FY 2022 minimum wages in Japan likely to rise

Yomiuri Shimbun file photo
The Tokyo metropolitan government buildings, foreground, are seen in April 2020.

TOKYO (Jiji Press) — A subcommittee of a Japanese government advisory panel on Monday held last-minute talks on fiscal 2022 minimum wages, with the labor and management sides agreeing that the floor wages should be raised.

Both sides see the need to increase the country’s minimum wages as prices have risen for a wide range of daily necessities due to Russia’s invasion of Ukraine and the yen’s rapid weakening.

But the subcommittee of the Central Minimum Wages Council, which advises the labor minister, failed to reach a conclusion on the recommended size of increase in minimum wages and other issues, planning to resume its talks on Wednesday.

The focal point is whether the subcommittee will recommend a minimum wage increase that exceeds a hike of ¥28 proposed in the previous year, which was the largest since fiscal 2002, when the country started measuring minimum wages on an hourly basis.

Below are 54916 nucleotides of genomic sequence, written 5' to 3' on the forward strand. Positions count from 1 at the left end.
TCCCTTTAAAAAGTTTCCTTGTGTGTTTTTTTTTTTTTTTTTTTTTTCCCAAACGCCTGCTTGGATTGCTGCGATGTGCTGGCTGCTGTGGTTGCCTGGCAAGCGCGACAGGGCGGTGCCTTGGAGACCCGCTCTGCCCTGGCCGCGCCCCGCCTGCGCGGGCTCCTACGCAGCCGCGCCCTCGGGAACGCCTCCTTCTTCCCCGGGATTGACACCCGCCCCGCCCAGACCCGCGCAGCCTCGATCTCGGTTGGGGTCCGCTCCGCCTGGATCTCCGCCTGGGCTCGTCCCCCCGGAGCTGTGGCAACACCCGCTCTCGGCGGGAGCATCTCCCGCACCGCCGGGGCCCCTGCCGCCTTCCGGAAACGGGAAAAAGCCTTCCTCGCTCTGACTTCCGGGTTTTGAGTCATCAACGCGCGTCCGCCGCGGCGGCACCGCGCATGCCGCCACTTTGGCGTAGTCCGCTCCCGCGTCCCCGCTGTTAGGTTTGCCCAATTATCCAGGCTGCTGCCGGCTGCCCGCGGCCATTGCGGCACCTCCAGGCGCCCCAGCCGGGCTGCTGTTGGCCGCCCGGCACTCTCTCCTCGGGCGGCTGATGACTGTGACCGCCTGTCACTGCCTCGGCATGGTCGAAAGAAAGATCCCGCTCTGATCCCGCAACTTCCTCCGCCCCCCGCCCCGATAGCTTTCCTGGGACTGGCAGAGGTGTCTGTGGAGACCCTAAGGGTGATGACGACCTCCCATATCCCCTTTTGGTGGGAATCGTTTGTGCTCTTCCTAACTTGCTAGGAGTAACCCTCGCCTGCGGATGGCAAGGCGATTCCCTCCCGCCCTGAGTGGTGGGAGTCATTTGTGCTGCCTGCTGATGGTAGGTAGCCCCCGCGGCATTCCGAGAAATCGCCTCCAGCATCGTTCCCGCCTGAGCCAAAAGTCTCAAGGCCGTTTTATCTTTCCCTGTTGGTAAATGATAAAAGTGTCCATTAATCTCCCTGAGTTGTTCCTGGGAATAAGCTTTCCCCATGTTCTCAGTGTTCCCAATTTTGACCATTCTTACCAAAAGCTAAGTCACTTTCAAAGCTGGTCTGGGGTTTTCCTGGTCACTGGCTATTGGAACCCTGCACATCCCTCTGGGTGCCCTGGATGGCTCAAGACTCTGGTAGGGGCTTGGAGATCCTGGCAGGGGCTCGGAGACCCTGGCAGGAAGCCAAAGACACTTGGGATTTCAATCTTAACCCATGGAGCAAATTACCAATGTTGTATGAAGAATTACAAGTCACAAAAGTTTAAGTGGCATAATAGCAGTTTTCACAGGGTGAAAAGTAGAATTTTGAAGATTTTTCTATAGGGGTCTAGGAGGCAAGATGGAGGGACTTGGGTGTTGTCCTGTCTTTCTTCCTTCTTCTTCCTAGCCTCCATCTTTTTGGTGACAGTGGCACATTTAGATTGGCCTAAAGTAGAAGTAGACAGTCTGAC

Japan’s average minimum hourly wages, currently standing at ¥930, have been rising by at least ¥20 since fiscal 2016, excluding fiscal 2020, when the focus was placed on maintaining jobs amid the novel coronavirus pandemic.

Each prefecture sets its minimum wages by using as a guide the amount proposed by the subcommittee.

The subcommittee brings together representatives from the labor and management sides as well as experts.

In the latest negotiations, the labor side calls for increasing minimum wages as living conditions are becoming severe due to sharp price increases.

The management side claims that a large increase in minimum wages could jeopardize the continuation of business operations.